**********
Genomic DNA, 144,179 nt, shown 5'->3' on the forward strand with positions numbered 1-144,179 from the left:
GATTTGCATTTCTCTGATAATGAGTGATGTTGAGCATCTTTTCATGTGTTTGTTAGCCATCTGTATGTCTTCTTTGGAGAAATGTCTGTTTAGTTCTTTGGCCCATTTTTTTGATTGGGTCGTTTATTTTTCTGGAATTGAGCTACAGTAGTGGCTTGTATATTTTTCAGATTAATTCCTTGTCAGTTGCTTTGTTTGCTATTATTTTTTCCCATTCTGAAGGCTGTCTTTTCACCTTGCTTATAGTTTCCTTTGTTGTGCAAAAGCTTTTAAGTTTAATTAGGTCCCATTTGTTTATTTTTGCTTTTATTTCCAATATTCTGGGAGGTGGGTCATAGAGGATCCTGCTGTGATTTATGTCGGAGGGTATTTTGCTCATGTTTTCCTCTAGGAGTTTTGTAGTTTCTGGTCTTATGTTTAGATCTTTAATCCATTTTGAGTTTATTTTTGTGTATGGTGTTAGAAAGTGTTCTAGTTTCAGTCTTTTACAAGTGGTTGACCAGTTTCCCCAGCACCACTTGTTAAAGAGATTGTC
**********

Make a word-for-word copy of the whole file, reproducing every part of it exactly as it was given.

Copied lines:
Genomic DNA, 144,179 nt, shown 5'->3' on the forward strand with positions numbered 1-144,179 from the left:
GATTTGCATTTCTCTGATAATGAGTGATGTTGAGCATCTTTTCATGTGTTTGTTAGCCATCTGTATGTCTTCTTTGGAGAAATGTCTGTTTAGTTCTTTGGCCCATTTTTTTGATTGGGTCGTTTATTTTTCTGGAATTGAGCTACAGTAGTGGCTTGTATATTTTTCAGATTAATTCCTTGTCAGTTGCTTTGTTTGCTATTATTTTTTCCCATTCTGAAGGCTGTCTTTTCACCTTGCTTATAGTTTCCTTTGTTGTGCAAAAGCTTTTAAGTTTAATTAGGTCCCATTTGTTTATTTTTGCTTTTATTTCCAATATTCTGGGAGGTGGGTCATAGAGGATCCTGCTGTGATTTATGTCGGAGGGTATTTTGCTCATGTTTTCCTCTAGGAGTTTTGTAGTTTCTGGTCTTATGTTTAGATCTTTAATCCATTTTGAGTTTATTTTTGTGTATGGTGTTAGAAAGTGTTCTAGTTTCAGTCTTTTACAAGTGGTTGACCAGTTTCCCCAGCACCACTTGTTAAAGAGATTGTC